Forex Trading

The Forex (foreign exchange) market is where currencies are traded. The concept of currency trading was around long before the term “forex” was coined. Almost any person, at some point in their life, has had to go to a bank or foreign exchange broker to exchange currency. Currency exchange is important, and it impacts our daily lives whether we realize it or not. The necessity for exchanging currency is perhaps the main reason for making forex the largest and most liquid market in the world.

Prior to making the forex available to retail traders (that is, regular people like you and me), currency exchange was only available by walking into a bank or broker with the physical money in hand. Forex trading was the realm of big financial institutions, central banks and hedge funds (these are what I call “big players”). Nowadays, however we can trade currencies electronically on our computers. The transitions happen between the traders all over the world on a 24-hour basis and during five days of the week. Being traded in almost all major financial centers around the world allows for such flexibility. The 24-hour possibility is one of the main reasons many people with 9-to-5 job life style get involved with forex and left the stock market.

Although we are able to trade currencies, it does not mean that our orders go directly to the same pool as those big players’ orders. Several concepts (outlined in the education section below) should become clear to you before you start your Forex Trading journey. Beside education, you need to spend time and find the right community where you can find experienced traders to learn from. Trade with a demo account first before putting your real money in the game!


  • Learn the Basics
  • Find Successful Strategies
  • Know What to Expect

Demo Account

  • Familiarize Yourself with the Platform
  • Know the Tricks
  • Practice Risk Management

Join a Community of Traders

  • Nothing Beats Experience
  • Ask, Ask and then Ask More Questions
  • Review Our Forex Forum Education

Real Money

  • Start Small, $500 is Plenty
  • Put Your Emotions in Test
  • Practice Patience and Control FOMO


Read the basic concepts of Forex Trading before starting your journey, see more here

Brokers and Why Do You Need One

After some time trading forex, you notice how smart “Mr. Market” is. This how I felt anyway! It seemed “Market” knows exactly where my stop loss is. I was amazed by how the market knows exactly what I am thinking. It felt almost as the market was waiting for my orders and then seemed to turn against me as soon as I placed the orders. I know for a fact that I am not alone in feeling this way.

To know why this is happening, you need to learn about the structure of the Forex Market (see the above infograph).

For over five decades, major currencies have been exchanging in a free market format where the supply and demand determines the rates. This free type of market has allowed the currencies to fluctuate against each other more frequently than before. In return, it has provided for the concept of speculation on future exchange rates. The big banks’ thorough knowledge of the forex market has enabled them to acquire large profits from such speculations. However, large volumes of transactions by these banks have caused shortages in liquidity at certain times and resulted in incomplete transactions. The intuitive solution was to increase the number of participants in this market to generate liquidity. These were less experienced forex market participants, such as hedge funds and some retail forex dealers.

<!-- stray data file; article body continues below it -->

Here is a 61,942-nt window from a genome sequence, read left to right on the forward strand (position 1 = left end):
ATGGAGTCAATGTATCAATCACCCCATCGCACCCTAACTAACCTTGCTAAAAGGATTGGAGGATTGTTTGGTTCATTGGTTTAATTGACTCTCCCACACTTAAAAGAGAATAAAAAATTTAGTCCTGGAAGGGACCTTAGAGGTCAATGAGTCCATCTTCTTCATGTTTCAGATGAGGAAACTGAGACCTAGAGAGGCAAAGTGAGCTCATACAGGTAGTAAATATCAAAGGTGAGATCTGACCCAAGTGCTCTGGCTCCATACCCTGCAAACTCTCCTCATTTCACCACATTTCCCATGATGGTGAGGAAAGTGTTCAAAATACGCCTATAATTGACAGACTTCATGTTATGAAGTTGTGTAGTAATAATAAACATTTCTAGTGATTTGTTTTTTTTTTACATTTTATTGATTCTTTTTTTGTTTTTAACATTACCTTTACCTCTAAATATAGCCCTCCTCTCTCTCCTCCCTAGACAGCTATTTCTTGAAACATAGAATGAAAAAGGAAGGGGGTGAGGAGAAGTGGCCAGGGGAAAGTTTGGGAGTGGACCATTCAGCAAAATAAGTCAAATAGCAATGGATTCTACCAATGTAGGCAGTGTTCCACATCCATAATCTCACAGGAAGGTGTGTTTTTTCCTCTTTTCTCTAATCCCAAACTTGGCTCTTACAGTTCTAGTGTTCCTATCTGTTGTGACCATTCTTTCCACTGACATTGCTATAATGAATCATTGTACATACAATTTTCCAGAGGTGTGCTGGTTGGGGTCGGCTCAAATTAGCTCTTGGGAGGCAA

The structure of the forex market is an over-the-counter (OTC) format where there is no central exchange similar to the stock exchange. The large transactions that comprise the top rank percentage of the forex market are made in the interbank market. The interbank market is where all large money centers trade currencies against each other. While accessing such market seems impossible, platforms such as electronic broking system (EBS), created by some of the largest banks, have allowed direct access to such market. Other systems were also developed, by Reuters for example, to compete with EBS. Of course, the clients of these systems were still big banks.

The second largest participants are international institutions, which have bank branches in your local currency and the currency you want to exchange into. They offer you a rate that is somewhat different from what the interbank market shows. Some retail brokers, such as electronic communications networks (ECNs), also exist in this category. The third part of the forex market is occupied by the retail forex brokers who deal with the second group. You and I deal with these brokers.

Retail forex brokers provide a service that enables retail traders to speculate about the exchange rate of the interbank market with only a fraction of the money that is required in that market. Prior to this concept, the access to the interbank market by someone with, let’s say $20,000, was impossible. There are two types of brokers in this category: electronic communications networks (ECNs) and market makers. The ECNs are still exclusive to those traders with larger capital in the scale of $50,000 to $100,000, (referring to the minimum deposit amount required). They provide direct access to the interbank market. On the other hand, market makers display their pricing based on their internal set amounts. They execute orders based on what they publicly display. This price is usually an aggregate of the pricing they receive from a pool of market maker competitors. Unlike market makers, ECNs offer their pricing based on what they receive from the interbank market participants. Another difference is the commission versus spread. ECNs normally charge a fixed commission for any transaction, while market makers make their money from spreads. Let me explain a bit more about the market makers, who are the ones most retail traders deal with.